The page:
Lima: Secure Personal Cloud At Last

I’ve been busy over at my other show exploring insider data theft and IT sabotage.  Thankfully my long awaited beta version of Lima showed up in the mail, so I now had something to write about for TvB. Yay!

To refresh memories—mine included—Lima turns a USB-based disk drive into a cloud service.With Lima on your home network, there’s no need to deal with Google, DropBox, et. al., along with the privacy and data security issues that comes with the public cloud.

I installed the Lima software on my Mac, which turns it into the mother ship for file content. Lima adds a new drive to the file system. So if there’s something I think is cloud worthy, say, a train schedule or a fascinating academic research article on data theft, I copy it into the cloud drive. Lima is also on my iPhone and iPad. I can access my delicious content on all my small screens.

What’s going in the background? You can read this FAQ answer on the Lima support site for all the details. It appears that P2P is being set up between devices behind the firewall, when possible. And then Lima networking software will reach out to your router and the greater Internet when direct device access isn’t available.

The rectangular cuboid that came in the mail from Lima is really the guts of the personal cloud. It allows your devices to access offline content when the mothership, Mac or other laptop, is down. When you right click on a file in the Lima drive, you’re given the option of storing data on the drive connected to the Lima hardware. In my case, it’s a simple USB thumb drive. But there’s no reason I couldn’t have 100s of Gigabytes of cloud storage accessible with a real hard drive.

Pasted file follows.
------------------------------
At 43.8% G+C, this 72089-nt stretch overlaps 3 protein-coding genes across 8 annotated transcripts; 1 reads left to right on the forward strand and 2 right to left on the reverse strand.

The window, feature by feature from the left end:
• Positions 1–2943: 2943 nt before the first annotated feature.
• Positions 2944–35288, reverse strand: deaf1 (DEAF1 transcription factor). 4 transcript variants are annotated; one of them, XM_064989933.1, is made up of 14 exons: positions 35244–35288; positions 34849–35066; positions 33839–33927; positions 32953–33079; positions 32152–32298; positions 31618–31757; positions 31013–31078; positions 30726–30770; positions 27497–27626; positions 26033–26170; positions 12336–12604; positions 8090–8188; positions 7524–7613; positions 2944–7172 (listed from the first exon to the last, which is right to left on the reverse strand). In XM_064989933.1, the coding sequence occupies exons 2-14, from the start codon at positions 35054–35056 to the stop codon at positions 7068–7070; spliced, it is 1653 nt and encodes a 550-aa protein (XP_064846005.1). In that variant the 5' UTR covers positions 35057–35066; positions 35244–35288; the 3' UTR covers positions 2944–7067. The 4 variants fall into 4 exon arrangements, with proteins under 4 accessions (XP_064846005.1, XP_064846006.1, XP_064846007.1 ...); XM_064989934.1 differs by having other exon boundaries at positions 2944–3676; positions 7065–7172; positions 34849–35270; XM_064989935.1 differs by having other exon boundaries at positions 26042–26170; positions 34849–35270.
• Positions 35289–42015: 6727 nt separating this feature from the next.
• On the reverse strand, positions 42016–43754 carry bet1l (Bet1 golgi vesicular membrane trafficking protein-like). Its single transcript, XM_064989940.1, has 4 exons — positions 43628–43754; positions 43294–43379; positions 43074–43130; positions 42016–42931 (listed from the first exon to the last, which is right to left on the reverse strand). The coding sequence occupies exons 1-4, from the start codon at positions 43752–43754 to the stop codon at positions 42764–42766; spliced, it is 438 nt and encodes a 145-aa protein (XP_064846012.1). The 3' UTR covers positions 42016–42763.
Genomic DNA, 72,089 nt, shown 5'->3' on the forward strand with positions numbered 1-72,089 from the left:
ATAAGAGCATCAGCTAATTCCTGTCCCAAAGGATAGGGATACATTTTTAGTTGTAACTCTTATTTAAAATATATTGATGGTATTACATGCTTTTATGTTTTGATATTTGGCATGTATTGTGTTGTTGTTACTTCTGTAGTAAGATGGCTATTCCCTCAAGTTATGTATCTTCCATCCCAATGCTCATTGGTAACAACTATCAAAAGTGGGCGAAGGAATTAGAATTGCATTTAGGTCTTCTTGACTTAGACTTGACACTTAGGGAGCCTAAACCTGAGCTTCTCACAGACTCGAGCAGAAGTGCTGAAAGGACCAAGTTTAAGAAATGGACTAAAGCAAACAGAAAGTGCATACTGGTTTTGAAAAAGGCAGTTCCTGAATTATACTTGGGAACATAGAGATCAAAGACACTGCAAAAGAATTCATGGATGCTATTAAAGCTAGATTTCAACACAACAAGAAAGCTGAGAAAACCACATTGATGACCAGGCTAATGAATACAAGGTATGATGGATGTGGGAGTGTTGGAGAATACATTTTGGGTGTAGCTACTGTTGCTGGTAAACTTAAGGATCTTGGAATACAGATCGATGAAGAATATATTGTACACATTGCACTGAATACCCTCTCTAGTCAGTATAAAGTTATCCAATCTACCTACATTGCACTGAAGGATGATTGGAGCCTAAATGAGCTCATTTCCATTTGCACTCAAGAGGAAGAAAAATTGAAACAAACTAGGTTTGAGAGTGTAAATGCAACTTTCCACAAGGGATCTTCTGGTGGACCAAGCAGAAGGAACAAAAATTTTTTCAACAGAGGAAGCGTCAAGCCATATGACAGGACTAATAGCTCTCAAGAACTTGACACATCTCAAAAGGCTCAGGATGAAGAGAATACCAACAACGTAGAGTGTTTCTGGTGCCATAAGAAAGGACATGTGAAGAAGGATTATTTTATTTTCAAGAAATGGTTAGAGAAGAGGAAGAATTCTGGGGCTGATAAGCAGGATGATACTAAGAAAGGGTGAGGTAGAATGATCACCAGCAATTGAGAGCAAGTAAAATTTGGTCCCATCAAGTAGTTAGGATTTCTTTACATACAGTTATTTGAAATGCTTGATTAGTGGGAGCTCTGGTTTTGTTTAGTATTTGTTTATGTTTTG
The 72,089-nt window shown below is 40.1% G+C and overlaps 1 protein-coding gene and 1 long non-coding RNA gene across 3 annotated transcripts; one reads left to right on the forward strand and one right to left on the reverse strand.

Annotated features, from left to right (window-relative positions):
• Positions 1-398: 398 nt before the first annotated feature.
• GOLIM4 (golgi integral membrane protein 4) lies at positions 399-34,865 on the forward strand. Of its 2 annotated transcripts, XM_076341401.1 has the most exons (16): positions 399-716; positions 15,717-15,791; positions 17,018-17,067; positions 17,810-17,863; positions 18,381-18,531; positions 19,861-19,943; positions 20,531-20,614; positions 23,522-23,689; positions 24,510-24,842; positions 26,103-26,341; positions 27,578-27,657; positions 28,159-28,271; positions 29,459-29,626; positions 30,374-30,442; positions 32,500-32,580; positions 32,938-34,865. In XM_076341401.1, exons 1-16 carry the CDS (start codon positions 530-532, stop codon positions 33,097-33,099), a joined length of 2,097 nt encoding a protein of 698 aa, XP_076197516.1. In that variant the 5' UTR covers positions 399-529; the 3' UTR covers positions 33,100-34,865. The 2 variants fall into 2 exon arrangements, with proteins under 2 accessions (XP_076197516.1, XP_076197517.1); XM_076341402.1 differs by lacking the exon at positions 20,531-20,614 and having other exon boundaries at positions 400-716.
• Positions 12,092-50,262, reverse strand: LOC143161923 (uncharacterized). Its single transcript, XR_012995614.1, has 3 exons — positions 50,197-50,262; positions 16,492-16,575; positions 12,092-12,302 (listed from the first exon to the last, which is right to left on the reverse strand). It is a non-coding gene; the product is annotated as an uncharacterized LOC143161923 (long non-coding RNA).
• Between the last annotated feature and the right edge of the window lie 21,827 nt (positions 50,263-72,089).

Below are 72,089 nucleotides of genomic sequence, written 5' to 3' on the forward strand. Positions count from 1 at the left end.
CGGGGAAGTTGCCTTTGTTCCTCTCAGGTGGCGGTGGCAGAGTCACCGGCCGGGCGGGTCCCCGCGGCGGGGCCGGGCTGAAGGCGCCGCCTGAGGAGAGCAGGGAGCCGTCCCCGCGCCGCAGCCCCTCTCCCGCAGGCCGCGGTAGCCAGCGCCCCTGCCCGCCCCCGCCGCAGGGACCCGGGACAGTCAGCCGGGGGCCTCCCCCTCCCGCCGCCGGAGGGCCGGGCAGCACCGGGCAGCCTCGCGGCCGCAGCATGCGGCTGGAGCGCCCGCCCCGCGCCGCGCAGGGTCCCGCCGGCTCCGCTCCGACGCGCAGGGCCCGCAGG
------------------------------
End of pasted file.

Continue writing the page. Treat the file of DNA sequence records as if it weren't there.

Once in the Lima cloud, my files—currently a few documents, and a podcast—are available on all my mobile-ware. The whole point of cloud storage is convenience. I could easily have initially copied some of my content into my iPhone. But then going forward, ever time I wanted to make a change or add new files, I’d have to spend a long morning getting everything in sync. And that’s where the file sync part of Lima makes it all so easy.

Lima is a Kickstarter project to which I donated around $8o or $90—I forget. It was worth the wait.  Lima works fine—though there are some delays and a few quirks. I had to reformat my drive after I installed Lima the first time, resulting in the software not recognizing my offline storage. Yeah, so I went back to the beginning, and re-installed everything.

For now, you’re only allowed to push content into the USB drive connected to the Lima hardware from your laptop. Eventually they will allow unification: any device would be able to store into the Lima personal cloud thereby creating a giant networked file system. Neat!

This is great work from yet another French-based company.  I wouldn’t hesitate recommending Lima for security minded folks who don’t trust the big cloud providers or don’t want to pay the fees.